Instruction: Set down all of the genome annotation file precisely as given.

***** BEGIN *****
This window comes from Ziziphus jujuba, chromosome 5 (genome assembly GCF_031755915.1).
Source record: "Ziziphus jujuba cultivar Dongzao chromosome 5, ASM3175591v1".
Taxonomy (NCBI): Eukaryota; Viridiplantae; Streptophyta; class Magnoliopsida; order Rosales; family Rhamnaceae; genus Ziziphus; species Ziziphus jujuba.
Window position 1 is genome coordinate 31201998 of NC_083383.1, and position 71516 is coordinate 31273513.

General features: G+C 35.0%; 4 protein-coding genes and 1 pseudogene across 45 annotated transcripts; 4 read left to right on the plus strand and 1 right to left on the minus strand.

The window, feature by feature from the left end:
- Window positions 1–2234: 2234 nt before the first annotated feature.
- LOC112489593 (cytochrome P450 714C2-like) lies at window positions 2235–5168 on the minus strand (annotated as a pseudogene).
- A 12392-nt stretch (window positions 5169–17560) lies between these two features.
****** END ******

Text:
This window comes from Ziziphus jujuba, chromosome 5 (genome assembly GCF_031755915.1).
Source record: "Ziziphus jujuba cultivar Dongzao chromosome 5, ASM3175591v1".
Taxonomy (NCBI): Eukaryota; Viridiplantae; Streptophyta; class Magnoliopsida; order Rosales; family Rhamnaceae; genus Ziziphus; species Ziziphus jujuba.
Window position 1 is genome coordinate 31201998 of NC_083383.1, and position 71516 is coordinate 31273513.

General features: G+C 35.0%; 4 protein-coding genes and 1 pseudogene across 45 annotated transcripts; 4 read left to right on the plus strand and 1 right to left on the minus strand.

The window, feature by feature from the left end:
- Window positions 1–2234: 2234 nt before the first annotated feature.
- LOC112489593 (cytochrome P450 714C2-like) lies at window positions 2235–5168 on the minus strand (annotated as a pseudogene).
- A 12392-nt stretch (window positions 5169–17560) lies between these two features.